Iv Calibration using the Sample
We use () decays as control samples to calibrate the background MC simulation and to verify the simulation. We also use these decays to normalize the extracted signal yields. We select decays using the same selection requirements as , but without the cut on the momentum of the daughter lepton and with and GeV. The four calibration decay modes: , , , and , peak around zero in the missing mass distributions, as shown in Figure 1.
The yields of the calibration modes are extracted by fitting the distributions with expected shapes based on MC simulation for the signal and the background. The major background in each distribution arises from other semileptonic decays, where a pion or a photon is missed (i.e. is reconstructed as if the soft or from the is missed), or a random photon is used in reconstruction (i.e. misreconstructed as ). Here the two distributions for and candidates are fitted simultaneously. Table 3 lists the yields extracted for each calibration decay mode, which include the yields detected as cross talk; for example, the yield of is the sum of decays measured in the and distributions. When we compare the extracted yields with expected yields from the MC simulation, the ratio of the measured to the expected yields () are found to be – , depending on the mode. The ratios are used as scale factors to correct the normalization in the MC simulation for semileptonic decays, which are the major backgrounds in the detection.
|Yield||1156 44||2152 76||338 21||769 35|
|Efficiency (%)||8.97 0.05||6.86 0.08||11.3 0.12||5.43 0.04|
Figure 2 compares the distribution for the control samples in data and the MC simulation after the correction. The agreement between the data and the MC simulation is satisfactory, and valid the simulation. We also confirm that the number of events found in the sideband of the signal region is consistent within statistics for the data and the scaled MC simulation. Here the sideband is defined by GeV, and GeV/c, for all four signal modes.
V Signal Extraction
The and signal yields are extracted using unbinned extended maximum likelihood fits to the two-dimensional distributions obtained after the selection of the signal decays. The fit components are two signal modes; and , and the backgrounds from , and other processes. The likelihood is constructed as,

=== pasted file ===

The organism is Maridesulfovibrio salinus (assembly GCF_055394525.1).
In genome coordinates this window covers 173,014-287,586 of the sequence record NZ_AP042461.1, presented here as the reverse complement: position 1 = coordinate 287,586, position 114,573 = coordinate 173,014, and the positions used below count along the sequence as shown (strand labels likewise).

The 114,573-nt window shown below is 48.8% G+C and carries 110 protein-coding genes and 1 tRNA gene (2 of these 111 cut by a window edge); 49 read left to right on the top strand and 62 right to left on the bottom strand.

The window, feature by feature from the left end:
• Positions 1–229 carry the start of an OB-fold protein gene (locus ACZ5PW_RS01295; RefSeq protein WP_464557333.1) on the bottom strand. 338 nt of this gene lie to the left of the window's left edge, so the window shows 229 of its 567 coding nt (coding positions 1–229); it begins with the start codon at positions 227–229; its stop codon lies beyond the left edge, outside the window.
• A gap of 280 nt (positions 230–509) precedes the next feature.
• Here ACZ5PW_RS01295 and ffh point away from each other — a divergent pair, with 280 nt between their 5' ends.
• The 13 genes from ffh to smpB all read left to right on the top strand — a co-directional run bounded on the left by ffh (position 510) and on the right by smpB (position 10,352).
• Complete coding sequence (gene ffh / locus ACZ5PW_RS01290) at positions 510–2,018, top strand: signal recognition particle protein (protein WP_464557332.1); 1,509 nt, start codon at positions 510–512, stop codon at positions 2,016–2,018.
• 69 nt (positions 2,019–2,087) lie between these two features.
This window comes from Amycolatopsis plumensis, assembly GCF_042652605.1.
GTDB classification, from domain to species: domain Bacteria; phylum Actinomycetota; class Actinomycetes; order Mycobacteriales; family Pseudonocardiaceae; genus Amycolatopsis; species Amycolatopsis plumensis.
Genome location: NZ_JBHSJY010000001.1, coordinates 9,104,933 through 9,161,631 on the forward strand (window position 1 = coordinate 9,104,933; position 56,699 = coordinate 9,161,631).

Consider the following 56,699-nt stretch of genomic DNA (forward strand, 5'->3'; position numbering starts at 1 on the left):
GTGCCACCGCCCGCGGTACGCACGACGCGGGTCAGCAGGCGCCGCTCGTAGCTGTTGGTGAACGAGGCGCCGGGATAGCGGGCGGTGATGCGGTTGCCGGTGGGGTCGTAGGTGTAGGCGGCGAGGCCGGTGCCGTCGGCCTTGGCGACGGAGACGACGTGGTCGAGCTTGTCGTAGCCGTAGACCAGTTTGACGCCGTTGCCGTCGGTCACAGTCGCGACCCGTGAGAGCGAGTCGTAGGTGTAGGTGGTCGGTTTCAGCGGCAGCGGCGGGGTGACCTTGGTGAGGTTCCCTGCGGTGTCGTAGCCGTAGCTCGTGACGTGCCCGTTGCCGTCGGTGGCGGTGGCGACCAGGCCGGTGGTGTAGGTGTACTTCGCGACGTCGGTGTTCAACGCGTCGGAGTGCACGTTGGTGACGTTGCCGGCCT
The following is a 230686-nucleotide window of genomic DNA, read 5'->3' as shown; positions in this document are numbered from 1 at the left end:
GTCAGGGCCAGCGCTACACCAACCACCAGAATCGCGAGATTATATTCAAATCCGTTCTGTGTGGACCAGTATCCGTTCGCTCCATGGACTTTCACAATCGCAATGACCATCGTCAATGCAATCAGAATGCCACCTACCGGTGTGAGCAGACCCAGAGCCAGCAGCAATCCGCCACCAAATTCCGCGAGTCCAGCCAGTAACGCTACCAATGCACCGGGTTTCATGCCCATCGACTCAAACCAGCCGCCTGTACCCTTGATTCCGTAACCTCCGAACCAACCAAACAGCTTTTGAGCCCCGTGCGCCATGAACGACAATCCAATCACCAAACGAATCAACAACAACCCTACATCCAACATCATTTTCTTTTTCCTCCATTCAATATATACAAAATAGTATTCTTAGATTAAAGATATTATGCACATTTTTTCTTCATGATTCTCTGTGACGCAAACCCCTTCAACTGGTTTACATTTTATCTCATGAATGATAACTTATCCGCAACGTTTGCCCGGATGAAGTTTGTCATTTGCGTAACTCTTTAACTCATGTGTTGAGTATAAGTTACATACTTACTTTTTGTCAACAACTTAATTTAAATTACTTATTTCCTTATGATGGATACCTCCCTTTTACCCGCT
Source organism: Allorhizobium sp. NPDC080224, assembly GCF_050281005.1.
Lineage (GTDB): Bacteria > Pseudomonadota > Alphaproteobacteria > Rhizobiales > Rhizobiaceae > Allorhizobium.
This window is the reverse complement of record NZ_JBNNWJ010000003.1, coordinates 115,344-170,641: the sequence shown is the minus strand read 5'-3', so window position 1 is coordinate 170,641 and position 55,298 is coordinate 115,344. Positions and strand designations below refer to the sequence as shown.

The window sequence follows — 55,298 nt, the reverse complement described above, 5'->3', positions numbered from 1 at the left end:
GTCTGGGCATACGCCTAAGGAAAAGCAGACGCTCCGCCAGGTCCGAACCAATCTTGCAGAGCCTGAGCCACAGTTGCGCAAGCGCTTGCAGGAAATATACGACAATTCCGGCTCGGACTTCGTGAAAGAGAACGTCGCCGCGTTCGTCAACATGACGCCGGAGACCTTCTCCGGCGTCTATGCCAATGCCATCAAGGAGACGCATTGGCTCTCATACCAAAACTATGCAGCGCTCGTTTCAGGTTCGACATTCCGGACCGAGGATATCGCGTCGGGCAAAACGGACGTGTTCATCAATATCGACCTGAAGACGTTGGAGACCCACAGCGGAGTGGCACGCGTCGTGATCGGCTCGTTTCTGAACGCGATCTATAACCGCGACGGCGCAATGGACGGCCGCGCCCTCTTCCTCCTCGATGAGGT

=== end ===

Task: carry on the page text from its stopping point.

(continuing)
Here and represent the number of events and the two-dimensional probability density function (PDF) as a function of and , respectively, for process . In the fit to the distribution, the cross-feed () and background () are not included, because their contribution are found to be small according to the MC simulation. The fit region is defined by for all four signal modes.
The two-dimensional PDF’s for and processes are obtained by taking the product of a one-dimensional PDF for each variable, as the correlations between and are found to be small in the MC simulation. The one-dimensional PDF’s for are modeled by asymmetric Gaussian or double Gaussian distributions, whereas the PDF’s for are histograms obtained from the MC simulation. The PDF for other background processes () uses the two-dimensional histograms obtained from MC simulation, since correlations between the two variables are significant for these background processes, which mainly come from hadronic decays.
We fit the distributions for and tags separately. The cross talk between the two tags is found to be small according to the MC simulation. For each and tag, we then fit simultaneously the two distributions for the and components. The ratio of the number of events found in the two distributions is constrained according to the efficiency matrix shown in Table 2.
The above procedure to extract the signal yields has been tested by “toy MC experiments”: in each experiment, the number of events in each bin is generated according to Poisson statistics, with the mean () fixed to the number of events found in the MC simulation, including the signals with the SM branching fraction. The distributions are then fit with the procedure described in the previous subsection. We generate 500 experiments, and we confirm that the means of the extracted yields are consistent with the input values.